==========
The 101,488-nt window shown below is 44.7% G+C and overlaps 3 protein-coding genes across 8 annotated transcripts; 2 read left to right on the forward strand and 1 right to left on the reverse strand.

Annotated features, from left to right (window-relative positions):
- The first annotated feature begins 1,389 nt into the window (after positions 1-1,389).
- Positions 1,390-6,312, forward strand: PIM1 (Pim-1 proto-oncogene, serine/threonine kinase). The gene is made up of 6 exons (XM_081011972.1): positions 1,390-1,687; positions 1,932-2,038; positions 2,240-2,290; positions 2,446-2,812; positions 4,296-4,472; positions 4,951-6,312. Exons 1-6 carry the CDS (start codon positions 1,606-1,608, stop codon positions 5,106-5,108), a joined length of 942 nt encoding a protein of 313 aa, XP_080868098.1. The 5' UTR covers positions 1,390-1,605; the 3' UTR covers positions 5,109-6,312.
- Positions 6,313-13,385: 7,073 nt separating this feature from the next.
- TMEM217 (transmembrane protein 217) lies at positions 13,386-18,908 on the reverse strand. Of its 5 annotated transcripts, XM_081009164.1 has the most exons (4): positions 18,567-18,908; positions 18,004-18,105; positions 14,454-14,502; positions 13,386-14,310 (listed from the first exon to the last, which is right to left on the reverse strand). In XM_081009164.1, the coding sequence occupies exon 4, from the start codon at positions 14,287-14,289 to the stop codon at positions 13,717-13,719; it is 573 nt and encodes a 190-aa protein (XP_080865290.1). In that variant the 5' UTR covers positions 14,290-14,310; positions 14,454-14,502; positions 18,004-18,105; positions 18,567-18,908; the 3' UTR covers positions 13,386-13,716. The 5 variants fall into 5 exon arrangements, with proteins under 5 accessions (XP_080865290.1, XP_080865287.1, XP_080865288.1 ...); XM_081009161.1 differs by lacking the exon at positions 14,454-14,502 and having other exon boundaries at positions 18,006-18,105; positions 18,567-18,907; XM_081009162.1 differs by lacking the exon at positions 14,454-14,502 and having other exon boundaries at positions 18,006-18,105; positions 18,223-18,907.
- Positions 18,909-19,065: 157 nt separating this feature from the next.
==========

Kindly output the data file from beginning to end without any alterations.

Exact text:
The 101,488-nt window shown below is 44.7% G+C and overlaps 3 protein-coding genes across 8 annotated transcripts; 2 read left to right on the forward strand and 1 right to left on the reverse strand.

Annotated features, from left to right (window-relative positions):
- The first annotated feature begins 1,389 nt into the window (after positions 1-1,389).
- Positions 1,390-6,312, forward strand: PIM1 (Pim-1 proto-oncogene, serine/threonine kinase). The gene is made up of 6 exons (XM_081011972.1): positions 1,390-1,687; positions 1,932-2,038; positions 2,240-2,290; positions 2,446-2,812; positions 4,296-4,472; positions 4,951-6,312. Exons 1-6 carry the CDS (start codon positions 1,606-1,608, stop codon positions 5,106-5,108), a joined length of 942 nt encoding a protein of 313 aa, XP_080868098.1. The 5' UTR covers positions 1,390-1,605; the 3' UTR covers positions 5,109-6,312.
- Positions 6,313-13,385: 7,073 nt separating this feature from the next.
- TMEM217 (transmembrane protein 217) lies at positions 13,386-18,908 on the reverse strand. Of its 5 annotated transcripts, XM_081009164.1 has the most exons (4): positions 18,567-18,908; positions 18,004-18,105; positions 14,454-14,502; positions 13,386-14,310 (listed from the first exon to the last, which is right to left on the reverse strand). In XM_081009164.1, the coding sequence occupies exon 4, from the start codon at positions 14,287-14,289 to the stop codon at positions 13,717-13,719; it is 573 nt and encodes a 190-aa protein (XP_080865290.1). In that variant the 5' UTR covers positions 14,290-14,310; positions 14,454-14,502; positions 18,004-18,105; positions 18,567-18,908; the 3' UTR covers positions 13,386-13,716. The 5 variants fall into 5 exon arrangements, with proteins under 5 accessions (XP_080865290.1, XP_080865287.1, XP_080865288.1 ...); XM_081009161.1 differs by lacking the exon at positions 14,454-14,502 and having other exon boundaries at positions 18,006-18,105; positions 18,567-18,907; XM_081009162.1 differs by lacking the exon at positions 14,454-14,502 and having other exon boundaries at positions 18,006-18,105; positions 18,223-18,907.
- Positions 18,909-19,065: 157 nt separating this feature from the next.